Professor Geoffrey Ian Sandle

Professor of Clinical Science, Consultant Gastroenterologist (LTHT)

0113 206 8607

Summary: Clinical Academic Gastroenterolgoist

Location: Room 7.14, Clinical Sciences Building


After graduating BSc (Hons 2i), Biochemistry in Relation to Medicine (1968) and MB ChB (1971) from University of Leeds, trained in general medicine and gastroenterology in Manchester and Newcastle-upon-Tyne (1973-1978), including the use of multilumen tubes for small intestinal perfusion to study sugar, electrolyte and water absorption, and drug absorption, in controls and patients with coeliac disease. Research Associate, Division of Digestive Diseases, Yale University (1980-1981), developing intracellular microelectrodes to study factors influencing ion transport across mammalian colon. National Foundation for Crohn’s and Colitis Research Fellow, Division of Digestive Diseases, Yale University (1982-1983), extending electrophysiological techniques to study fluid and electrolyte transport on controls and patients with ulcerative colitis. MRC Senior Clinical Fellow (1983-1989) in Newcastle-upon-Tyne (until 1984) and then University Department of Medicine, Hope Hospital, Salford, continuing studies of ion transport in mammalian and human colon using intracellular microelectrode and patch clamp recording techniques. Studies continued while Senior Lecturer in Medicine, University of Manchester (1989-1998) and then NHS consultant gastroenterologist in Leeds (1998-2000).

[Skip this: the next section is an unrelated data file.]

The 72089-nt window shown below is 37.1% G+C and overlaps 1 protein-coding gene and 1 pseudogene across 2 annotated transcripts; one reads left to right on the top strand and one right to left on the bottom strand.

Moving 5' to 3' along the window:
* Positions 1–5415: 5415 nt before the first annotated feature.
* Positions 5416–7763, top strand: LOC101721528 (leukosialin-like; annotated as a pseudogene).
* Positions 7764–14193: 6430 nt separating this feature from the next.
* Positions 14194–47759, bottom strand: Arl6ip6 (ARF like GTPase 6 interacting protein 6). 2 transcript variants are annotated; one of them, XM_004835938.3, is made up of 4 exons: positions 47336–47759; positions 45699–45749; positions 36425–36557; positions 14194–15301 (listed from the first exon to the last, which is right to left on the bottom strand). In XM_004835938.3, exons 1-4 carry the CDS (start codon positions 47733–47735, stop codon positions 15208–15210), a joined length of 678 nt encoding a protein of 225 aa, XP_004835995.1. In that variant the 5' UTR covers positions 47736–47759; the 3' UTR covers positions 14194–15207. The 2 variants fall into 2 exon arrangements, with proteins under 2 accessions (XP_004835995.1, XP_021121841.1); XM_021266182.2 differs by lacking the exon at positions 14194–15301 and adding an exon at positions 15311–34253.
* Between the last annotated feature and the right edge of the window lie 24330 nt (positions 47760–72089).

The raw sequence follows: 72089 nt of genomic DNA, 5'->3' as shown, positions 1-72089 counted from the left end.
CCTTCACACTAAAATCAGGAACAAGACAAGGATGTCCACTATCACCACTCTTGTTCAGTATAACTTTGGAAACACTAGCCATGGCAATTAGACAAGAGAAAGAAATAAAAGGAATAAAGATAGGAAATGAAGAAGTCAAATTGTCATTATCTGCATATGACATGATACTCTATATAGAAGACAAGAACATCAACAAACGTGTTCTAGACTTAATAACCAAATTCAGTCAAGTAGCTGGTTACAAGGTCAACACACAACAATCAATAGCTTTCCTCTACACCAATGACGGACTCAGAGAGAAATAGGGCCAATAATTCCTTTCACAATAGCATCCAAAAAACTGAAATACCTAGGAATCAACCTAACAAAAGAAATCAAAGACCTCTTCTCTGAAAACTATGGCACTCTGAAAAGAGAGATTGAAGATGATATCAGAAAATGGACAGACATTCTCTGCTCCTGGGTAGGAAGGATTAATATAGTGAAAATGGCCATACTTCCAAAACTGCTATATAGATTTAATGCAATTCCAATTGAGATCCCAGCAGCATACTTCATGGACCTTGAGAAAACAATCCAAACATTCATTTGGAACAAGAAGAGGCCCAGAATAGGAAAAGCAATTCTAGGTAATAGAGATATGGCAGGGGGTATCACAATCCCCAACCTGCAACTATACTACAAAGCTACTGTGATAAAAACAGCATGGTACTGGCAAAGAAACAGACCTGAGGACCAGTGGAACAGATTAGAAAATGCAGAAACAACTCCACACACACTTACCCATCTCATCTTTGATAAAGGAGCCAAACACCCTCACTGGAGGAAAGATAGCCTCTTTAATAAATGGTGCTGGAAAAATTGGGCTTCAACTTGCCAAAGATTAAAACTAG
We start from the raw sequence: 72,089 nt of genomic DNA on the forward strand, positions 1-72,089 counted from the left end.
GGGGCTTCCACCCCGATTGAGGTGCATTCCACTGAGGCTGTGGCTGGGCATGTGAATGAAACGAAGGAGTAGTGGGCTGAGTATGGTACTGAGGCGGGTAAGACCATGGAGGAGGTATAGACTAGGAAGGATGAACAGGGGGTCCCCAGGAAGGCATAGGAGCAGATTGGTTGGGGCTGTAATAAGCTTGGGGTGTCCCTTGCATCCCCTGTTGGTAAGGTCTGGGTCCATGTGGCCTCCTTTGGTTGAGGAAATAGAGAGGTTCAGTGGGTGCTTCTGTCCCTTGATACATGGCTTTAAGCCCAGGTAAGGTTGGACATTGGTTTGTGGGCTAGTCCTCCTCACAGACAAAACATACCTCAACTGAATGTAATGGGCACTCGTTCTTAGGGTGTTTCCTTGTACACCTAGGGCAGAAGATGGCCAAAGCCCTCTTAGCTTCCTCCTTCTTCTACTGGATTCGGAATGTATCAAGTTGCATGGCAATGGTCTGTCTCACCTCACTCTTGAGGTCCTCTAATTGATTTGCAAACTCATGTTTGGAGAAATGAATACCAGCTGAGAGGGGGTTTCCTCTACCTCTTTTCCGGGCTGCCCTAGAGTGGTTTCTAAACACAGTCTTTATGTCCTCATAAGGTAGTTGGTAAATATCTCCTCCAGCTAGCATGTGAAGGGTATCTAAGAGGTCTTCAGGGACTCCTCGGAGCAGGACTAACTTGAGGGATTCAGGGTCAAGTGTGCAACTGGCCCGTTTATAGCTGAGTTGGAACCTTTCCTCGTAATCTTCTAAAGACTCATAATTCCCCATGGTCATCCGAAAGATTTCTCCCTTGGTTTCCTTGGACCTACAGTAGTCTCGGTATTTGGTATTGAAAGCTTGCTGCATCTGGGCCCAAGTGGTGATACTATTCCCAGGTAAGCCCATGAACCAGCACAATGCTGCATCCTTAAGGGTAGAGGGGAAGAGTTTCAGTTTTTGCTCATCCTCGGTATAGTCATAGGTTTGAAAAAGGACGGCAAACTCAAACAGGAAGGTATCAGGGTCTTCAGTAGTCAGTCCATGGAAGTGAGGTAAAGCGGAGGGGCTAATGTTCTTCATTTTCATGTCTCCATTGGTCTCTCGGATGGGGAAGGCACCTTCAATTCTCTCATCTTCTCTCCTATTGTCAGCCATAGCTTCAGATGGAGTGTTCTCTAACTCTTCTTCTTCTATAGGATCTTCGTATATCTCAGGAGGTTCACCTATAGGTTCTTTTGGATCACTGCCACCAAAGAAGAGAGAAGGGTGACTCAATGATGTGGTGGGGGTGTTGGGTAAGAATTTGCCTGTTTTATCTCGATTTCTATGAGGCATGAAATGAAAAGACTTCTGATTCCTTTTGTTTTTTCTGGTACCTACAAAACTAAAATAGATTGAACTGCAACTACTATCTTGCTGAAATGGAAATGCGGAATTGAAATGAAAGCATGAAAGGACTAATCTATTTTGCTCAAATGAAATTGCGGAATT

Awarded promotional Chair in Clinical Science in 2000, and continued to combine electrophysiological and molecular biological techniques to study human colonic ion transport physiology and pathophysiology. One of only a handful of clinician/physiologists with expertise of ion channel physiology in human colon in health and disease.

Currently performing translational research into the pathogenetic mechanisms of diarrhoea and hypoxia-induced changes in intestinal permeability, with the aims of identifying new approaches to the treatment of a variety of diarrhoeal diseases and preventing/reducing the likelihood of sepsis following liver surgery. Collaborated extensively with Prof H J Binder (Yale), and presently have active collaborations with Prof V M Rajendran (University of West Virginia, USA), as well as Professor J P A Lodge (Surgery) and Professor K A MacLennan (Molecular Histopathology) in Leeds.